Then the Pharisees went and plotted to entrap him in what he said. So they sent their disciples to him, along with the Herodians, saying, “Teacher, we know that you are sincere, and teach the way of God in accordance with truth, and show deference to no one; for you do not regard people with partiality. Tell us, then, what you think. Is it lawful to pay taxes to the emperor, or not?” But Jesus, aware of their malice, said, “Why are you putting me to the test, you hypocrites? Show me the coin used for the tax.” And they brought him a denarius. Then he said to them, “Whose head is this, and whose title?” They answered, “The emperor’s.” Then he said to them, “Give therefore to the emperor the things that are the emperor’s, and to God the things that are God’s.” When they heard this, they were amazed; and they left him and went away.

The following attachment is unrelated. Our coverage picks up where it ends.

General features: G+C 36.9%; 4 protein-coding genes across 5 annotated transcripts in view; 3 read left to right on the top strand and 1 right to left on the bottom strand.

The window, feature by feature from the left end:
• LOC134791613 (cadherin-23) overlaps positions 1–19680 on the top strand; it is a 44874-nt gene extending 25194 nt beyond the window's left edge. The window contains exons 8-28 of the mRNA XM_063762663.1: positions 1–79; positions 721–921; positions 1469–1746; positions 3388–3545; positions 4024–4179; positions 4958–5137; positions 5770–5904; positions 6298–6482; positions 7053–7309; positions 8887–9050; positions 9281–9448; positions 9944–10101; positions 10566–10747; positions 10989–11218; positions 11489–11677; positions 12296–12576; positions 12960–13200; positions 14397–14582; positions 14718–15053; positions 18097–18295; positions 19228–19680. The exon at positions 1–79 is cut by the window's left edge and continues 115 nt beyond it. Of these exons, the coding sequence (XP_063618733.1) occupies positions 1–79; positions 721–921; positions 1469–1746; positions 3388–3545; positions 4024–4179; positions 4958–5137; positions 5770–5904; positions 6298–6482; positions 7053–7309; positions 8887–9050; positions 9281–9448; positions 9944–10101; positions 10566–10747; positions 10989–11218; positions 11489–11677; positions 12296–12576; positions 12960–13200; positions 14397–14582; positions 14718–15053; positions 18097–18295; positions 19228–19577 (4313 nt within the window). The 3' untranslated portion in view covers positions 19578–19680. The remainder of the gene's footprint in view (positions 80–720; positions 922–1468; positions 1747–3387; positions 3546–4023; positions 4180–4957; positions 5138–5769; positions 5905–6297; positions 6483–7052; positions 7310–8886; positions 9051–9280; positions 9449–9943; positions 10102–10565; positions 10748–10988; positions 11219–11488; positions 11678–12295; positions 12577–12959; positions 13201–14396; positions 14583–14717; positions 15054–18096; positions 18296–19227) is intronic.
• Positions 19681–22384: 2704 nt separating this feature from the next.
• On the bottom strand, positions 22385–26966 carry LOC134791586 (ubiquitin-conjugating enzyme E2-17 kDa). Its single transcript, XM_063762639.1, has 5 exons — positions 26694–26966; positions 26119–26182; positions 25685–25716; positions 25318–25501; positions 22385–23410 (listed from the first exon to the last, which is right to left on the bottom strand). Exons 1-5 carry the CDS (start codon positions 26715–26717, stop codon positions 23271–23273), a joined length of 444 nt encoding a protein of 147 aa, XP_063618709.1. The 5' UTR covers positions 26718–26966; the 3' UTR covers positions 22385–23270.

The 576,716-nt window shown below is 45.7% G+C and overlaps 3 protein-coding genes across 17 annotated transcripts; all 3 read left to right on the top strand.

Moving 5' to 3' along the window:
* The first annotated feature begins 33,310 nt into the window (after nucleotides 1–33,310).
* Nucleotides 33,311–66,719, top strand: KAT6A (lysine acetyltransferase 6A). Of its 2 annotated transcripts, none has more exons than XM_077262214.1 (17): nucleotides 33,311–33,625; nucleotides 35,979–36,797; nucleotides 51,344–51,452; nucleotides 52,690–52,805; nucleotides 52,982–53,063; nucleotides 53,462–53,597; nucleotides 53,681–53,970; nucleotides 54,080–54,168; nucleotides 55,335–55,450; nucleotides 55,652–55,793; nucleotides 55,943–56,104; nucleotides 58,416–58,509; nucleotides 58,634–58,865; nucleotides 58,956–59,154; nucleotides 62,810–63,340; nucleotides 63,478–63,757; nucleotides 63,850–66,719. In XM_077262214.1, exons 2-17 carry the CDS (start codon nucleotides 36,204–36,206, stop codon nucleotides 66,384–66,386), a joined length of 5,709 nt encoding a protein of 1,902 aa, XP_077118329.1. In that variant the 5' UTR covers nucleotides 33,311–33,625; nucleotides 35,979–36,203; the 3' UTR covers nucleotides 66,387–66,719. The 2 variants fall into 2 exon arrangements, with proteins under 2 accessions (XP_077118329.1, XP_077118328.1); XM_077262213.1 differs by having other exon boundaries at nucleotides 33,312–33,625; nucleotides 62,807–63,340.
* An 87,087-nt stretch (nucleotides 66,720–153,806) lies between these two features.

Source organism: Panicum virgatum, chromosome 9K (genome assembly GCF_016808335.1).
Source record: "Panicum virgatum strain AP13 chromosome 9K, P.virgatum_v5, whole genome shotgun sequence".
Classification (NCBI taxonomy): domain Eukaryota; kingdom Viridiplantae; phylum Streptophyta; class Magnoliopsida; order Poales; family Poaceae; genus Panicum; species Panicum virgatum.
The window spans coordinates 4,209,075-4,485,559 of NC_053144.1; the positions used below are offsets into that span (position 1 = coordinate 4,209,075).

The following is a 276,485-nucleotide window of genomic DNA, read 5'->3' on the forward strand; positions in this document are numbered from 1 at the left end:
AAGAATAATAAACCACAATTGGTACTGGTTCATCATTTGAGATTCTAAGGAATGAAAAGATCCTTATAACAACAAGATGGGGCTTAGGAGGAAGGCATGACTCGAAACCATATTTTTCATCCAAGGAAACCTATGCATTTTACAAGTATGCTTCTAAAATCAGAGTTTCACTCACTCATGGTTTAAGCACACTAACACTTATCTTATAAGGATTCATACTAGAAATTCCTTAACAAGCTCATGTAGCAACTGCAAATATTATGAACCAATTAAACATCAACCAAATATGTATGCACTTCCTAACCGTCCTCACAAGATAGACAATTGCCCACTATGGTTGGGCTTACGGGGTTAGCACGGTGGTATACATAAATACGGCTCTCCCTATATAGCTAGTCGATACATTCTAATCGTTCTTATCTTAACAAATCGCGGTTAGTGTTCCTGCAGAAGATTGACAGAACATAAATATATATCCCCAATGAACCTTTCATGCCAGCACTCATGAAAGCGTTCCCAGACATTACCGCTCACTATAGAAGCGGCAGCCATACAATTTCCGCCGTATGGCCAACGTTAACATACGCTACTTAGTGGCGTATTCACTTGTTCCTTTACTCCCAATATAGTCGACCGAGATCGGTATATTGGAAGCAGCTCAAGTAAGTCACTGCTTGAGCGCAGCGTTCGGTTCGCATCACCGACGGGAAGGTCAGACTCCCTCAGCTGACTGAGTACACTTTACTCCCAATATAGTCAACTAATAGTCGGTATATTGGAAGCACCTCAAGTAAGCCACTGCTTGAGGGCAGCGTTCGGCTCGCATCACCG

This passage has always fascinated me. I think its notable that Jesus saw through the Pharisees. This is important because it illustrates that there will indeed be people of ill-intent in our worlds, political spheres, and academic discussions. We should be educated and informed enough to have confident discourse with them. However, Jesus did not respond to their ill-intent by trying to trick them or outsmart them. While he is clearly displease by their hypocrisy, he still simply answered their questions in a manner that was true to his heart and his goals while on earth.
The next part about this passage that interests me is Jesus’ stance. In a sense, Jesus took a strong stance here. He held true to his beliefs that we are indebted to God but also that we have a duty to the state. These things, though, are meant to be given separately in the sense that they do not require the same things from us. The state requires our service, money, and civic duties, while the church requires our spirits, offerings, and community care. These things may look similar but are, in fact, quite different.